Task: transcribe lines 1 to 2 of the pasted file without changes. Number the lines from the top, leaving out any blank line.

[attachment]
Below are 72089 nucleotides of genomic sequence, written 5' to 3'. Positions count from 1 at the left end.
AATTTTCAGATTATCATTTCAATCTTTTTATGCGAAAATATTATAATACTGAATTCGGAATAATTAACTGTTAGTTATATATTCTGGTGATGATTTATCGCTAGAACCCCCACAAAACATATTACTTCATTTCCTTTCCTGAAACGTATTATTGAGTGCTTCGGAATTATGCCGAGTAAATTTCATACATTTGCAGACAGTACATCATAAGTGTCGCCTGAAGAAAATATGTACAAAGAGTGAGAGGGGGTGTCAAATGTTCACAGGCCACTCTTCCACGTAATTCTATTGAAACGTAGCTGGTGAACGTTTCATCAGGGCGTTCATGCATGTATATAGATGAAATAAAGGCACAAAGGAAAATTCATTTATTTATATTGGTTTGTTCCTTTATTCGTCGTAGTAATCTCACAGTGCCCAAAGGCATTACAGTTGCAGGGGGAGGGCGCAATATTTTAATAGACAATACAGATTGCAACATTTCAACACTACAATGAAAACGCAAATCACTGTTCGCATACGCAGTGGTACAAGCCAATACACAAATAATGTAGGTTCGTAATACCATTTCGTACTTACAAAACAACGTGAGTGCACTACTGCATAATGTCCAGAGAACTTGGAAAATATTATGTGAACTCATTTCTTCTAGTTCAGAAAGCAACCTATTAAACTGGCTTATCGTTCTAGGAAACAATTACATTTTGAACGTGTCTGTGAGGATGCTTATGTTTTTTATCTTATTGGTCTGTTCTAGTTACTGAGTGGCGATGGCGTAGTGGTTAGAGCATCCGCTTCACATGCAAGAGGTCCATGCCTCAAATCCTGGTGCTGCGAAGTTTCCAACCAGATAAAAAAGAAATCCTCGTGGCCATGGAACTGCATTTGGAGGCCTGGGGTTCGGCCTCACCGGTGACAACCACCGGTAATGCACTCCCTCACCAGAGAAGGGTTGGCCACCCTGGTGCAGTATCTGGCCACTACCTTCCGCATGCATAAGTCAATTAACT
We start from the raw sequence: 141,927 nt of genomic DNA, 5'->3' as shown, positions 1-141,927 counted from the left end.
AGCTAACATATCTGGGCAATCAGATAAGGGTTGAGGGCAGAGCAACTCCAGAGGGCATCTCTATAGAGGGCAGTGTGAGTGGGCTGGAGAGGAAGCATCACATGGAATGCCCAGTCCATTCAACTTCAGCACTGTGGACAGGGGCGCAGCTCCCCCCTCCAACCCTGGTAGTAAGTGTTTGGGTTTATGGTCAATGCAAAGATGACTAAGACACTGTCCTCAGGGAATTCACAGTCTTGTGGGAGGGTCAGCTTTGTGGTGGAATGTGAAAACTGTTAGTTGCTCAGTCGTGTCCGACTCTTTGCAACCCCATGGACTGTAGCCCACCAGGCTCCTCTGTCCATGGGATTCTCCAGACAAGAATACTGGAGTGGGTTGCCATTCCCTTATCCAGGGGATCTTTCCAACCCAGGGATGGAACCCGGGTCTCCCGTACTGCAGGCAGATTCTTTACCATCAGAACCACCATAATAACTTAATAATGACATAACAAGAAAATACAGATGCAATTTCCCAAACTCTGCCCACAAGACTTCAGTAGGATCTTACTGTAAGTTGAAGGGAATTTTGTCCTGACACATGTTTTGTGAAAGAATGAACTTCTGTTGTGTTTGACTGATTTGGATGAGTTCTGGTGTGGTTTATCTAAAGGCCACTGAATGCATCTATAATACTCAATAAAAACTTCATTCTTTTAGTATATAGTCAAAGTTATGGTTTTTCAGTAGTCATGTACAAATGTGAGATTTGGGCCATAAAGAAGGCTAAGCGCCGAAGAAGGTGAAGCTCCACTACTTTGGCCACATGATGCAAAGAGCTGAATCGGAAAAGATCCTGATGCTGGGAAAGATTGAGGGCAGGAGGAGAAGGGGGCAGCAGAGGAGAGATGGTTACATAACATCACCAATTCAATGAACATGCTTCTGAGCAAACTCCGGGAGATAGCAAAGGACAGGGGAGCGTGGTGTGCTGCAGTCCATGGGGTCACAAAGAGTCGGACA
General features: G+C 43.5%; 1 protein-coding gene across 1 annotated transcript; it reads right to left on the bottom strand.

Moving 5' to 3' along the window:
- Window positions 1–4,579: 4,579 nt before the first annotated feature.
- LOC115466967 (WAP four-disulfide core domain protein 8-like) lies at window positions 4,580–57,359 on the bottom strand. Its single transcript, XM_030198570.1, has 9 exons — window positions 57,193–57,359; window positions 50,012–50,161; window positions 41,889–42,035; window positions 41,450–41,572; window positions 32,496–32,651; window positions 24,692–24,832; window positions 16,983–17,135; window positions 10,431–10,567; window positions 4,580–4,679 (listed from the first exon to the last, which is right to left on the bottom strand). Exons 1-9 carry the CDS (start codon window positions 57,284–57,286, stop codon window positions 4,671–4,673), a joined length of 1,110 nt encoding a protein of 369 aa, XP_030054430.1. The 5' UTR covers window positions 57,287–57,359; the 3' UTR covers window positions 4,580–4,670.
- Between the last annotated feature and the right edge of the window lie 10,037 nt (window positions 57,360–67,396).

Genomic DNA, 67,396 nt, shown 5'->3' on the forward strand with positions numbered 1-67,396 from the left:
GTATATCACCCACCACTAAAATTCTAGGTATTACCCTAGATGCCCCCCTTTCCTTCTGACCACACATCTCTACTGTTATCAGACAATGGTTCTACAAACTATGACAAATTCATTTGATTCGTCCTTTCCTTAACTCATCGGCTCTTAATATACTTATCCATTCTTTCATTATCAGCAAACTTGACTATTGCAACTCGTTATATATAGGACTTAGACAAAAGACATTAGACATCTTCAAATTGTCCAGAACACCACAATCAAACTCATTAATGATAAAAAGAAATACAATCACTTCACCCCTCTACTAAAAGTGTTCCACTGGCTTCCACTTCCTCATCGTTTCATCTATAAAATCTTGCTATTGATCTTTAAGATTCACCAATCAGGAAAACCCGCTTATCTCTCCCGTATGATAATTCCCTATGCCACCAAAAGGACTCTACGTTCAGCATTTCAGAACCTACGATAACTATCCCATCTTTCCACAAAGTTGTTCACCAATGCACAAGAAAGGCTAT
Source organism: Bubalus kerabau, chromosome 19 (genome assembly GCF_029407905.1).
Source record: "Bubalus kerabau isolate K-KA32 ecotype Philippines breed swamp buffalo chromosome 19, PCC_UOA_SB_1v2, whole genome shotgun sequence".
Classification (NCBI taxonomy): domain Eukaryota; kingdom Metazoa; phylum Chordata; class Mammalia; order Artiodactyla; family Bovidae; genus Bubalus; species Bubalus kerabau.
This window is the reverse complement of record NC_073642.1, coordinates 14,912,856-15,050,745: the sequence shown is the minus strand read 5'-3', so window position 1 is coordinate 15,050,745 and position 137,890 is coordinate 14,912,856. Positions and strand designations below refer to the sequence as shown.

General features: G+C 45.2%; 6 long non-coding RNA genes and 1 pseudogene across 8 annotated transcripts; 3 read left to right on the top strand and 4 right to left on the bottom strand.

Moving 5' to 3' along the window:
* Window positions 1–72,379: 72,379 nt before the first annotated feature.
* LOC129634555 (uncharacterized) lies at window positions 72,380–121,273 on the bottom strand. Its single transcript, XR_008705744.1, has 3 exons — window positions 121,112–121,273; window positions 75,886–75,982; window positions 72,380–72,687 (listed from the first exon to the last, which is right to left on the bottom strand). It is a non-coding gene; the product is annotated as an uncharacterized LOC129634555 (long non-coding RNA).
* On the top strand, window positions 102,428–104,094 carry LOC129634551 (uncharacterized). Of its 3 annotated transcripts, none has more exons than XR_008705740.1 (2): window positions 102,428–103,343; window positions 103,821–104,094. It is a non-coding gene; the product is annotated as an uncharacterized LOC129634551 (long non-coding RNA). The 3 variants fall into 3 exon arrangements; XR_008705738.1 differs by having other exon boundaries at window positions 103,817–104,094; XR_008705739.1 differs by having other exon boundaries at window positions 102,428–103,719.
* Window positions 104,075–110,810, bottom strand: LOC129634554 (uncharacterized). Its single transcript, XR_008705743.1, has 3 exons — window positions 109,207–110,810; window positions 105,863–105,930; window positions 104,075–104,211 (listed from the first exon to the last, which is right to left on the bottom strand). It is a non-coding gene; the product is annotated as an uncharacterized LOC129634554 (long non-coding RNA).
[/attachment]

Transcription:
Below are 72089 nucleotides of genomic sequence, written 5' to 3'. Positions count from 1 at the left end.
AATTTTCAGATTATCATTTCAATCTTTTTATGCGAAAATATTATAATACTGAATTCGGAATAATTAACTGTTAGTTATATATTCTGGTGATGATTTATCGCTAGAACCCCCACAAAACATATTACTTCATTTCCTTTCCTGAAACGTATTATTGAGTGCTTCGGAATTATGCCGAGTAAATTTCATACATTTGCAGACAGTACATCATAAGTGTCGCCTGAAGAAAATATGTACAAAGAGTGAGAGGGGGTGTCAAATGTTCACAGGCCACTCTTCCACGTAATTCTATTGAAACGTAGCTGGTGAACGTTTCATCAGGGCGTTCATGCATGTATATAGATGAAATAAAGGCACAAAGGAAAATTCATTTATTTATATTGGTTTGTTCCTTTATTCGTCGTAGTAATCTCACAGTGCCCAAAGGCATTACAGTTGCAGGGGGAGGGCGCAATATTTTAATAGACAATACAGATTGCAACATTTCAACACTACAATGAAAACGCAAATCACTGTTCGCATACGCAGTGGTACAAGCCAATACACAAATAATGTAGGTTCGTAATACCATTTCGTACTTACAAAACAACGTGAGTGCACTACTGCATAATGTCCAGAGAACTTGGAAAATATTATGTGAACTCATTTCTTCTAGTTCAGAAAGCAACCTATTAAACTGGCTTATCGTTCTAGGAAACAATTACATTTTGAACGTGTCTGTGAGGATGCTTATGTTTTTTATCTTATTGGTCTGTTCTAGTTACTGAGTGGCGATGGCGTAGTGGTTAGAGCATCCGCTTCACATGCAAGAGGTCCATGCCTCAAATCCTGGTGCTGCGAAGTTTCCAACCAGATAAAAAAGAAATCCTCGTGGCCATGGAACTGCATTTGGAGGCCTGGGGTTCGGCCTCACCGGTGACAACCACCGGTAATGCACTCCCTCACCAGAGAAGGGTTGGCCACCCTGGTGCAGTATCTGGCCACTACCTTCCGCATGCATAAGTCAATTAACT